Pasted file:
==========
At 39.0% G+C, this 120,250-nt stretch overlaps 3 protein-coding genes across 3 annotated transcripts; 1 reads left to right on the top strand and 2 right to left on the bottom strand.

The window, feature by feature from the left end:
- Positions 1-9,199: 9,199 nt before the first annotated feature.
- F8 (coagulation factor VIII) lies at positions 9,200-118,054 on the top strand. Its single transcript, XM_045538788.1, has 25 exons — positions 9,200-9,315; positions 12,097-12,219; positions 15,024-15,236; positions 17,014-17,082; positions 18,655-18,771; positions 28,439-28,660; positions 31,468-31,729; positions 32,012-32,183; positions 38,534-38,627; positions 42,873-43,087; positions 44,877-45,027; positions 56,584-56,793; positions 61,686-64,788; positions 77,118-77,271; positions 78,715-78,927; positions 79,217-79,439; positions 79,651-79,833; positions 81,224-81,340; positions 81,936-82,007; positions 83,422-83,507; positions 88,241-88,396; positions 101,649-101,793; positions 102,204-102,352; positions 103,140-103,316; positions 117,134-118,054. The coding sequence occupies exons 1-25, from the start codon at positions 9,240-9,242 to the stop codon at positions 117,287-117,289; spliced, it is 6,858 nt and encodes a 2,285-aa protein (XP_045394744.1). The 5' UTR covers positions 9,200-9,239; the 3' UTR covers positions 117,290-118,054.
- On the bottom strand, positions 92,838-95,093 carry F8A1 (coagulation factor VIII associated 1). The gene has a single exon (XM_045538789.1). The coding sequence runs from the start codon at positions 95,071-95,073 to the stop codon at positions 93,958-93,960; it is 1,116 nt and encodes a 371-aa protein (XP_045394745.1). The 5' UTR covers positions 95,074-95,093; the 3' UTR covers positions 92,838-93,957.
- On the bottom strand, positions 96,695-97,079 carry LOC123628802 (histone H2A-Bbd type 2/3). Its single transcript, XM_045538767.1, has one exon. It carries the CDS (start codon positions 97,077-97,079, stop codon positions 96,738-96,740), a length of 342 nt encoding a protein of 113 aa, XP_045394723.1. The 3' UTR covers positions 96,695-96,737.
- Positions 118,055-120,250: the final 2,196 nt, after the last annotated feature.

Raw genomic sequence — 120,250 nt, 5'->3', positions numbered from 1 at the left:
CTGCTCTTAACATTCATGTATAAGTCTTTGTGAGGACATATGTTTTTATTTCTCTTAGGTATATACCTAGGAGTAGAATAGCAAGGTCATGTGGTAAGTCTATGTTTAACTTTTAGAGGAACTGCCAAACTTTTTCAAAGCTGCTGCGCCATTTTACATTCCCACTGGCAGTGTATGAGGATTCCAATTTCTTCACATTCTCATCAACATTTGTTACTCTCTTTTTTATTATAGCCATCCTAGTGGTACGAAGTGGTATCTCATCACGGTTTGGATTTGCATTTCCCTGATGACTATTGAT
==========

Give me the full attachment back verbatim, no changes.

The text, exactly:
At 39.0% G+C, this 120,250-nt stretch overlaps 3 protein-coding genes across 3 annotated transcripts; 1 reads left to right on the top strand and 2 right to left on the bottom strand.

The window, feature by feature from the left end:
- Positions 1-9,199: 9,199 nt before the first annotated feature.
- F8 (coagulation factor VIII) lies at positions 9,200-118,054 on the top strand. Its single transcript, XM_045538788.1, has 25 exons — positions 9,200-9,315; positions 12,097-12,219; positions 15,024-15,236; positions 17,014-17,082; positions 18,655-18,771; positions 28,439-28,660; positions 31,468-31,729; positions 32,012-32,183; positions 38,534-38,627; positions 42,873-43,087; positions 44,877-45,027; positions 56,584-56,793; positions 61,686-64,788; positions 77,118-77,271; positions 78,715-78,927; positions 79,217-79,439; positions 79,651-79,833; positions 81,224-81,340; positions 81,936-82,007; positions 83,422-83,507; positions 88,241-88,396; positions 101,649-101,793; positions 102,204-102,352; positions 103,140-103,316; positions 117,134-118,054. The coding sequence occupies exons 1-25, from the start codon at positions 9,240-9,242 to the stop codon at positions 117,287-117,289; spliced, it is 6,858 nt and encodes a 2,285-aa protein (XP_045394744.1). The 5' UTR covers positions 9,200-9,239; the 3' UTR covers positions 117,290-118,054.
- On the bottom strand, positions 92,838-95,093 carry F8A1 (coagulation factor VIII associated 1). The gene has a single exon (XM_045538789.1). The coding sequence runs from the start codon at positions 95,071-95,073 to the stop codon at positions 93,958-93,960; it is 1,116 nt and encodes a 371-aa protein (XP_045394745.1). The 5' UTR covers positions 95,074-95,093; the 3' UTR covers positions 92,838-93,957.
- On the bottom strand, positions 96,695-97,079 carry LOC123628802 (histone H2A-Bbd type 2/3). Its single transcript, XM_045538767.1, has one exon. It carries the CDS (start codon positions 97,077-97,079, stop codon positions 96,738-96,740), a length of 342 nt encoding a protein of 113 aa, XP_045394723.1. The 3' UTR covers positions 96,695-96,737.
- Positions 118,055-120,250: the final 2,196 nt, after the last annotated feature.

Raw genomic sequence — 120,250 nt, 5'->3', positions numbered from 1 at the left:
CTGCTCTTAACATTCATGTATAAGTCTTTGTGAGGACATATGTTTTTATTTCTCTTAGGTATATACCTAGGAGTAGAATAGCAAGGTCATGTGGTAAGTCTATGTTTAACTTTTAGAGGAACTGCCAAACTTTTTCAAAGCTGCTGCGCCATTTTACATTCCCACTGGCAGTGTATGAGGATTCCAATTTCTTCACATTCTCATCAACATTTGTTACTCTCTTTTTTATTATAGCCATCCTAGTGGTACGAAGTGGTATCTCATCACGGTTTGGATTTGCATTTCCCTGATGACTATTGAT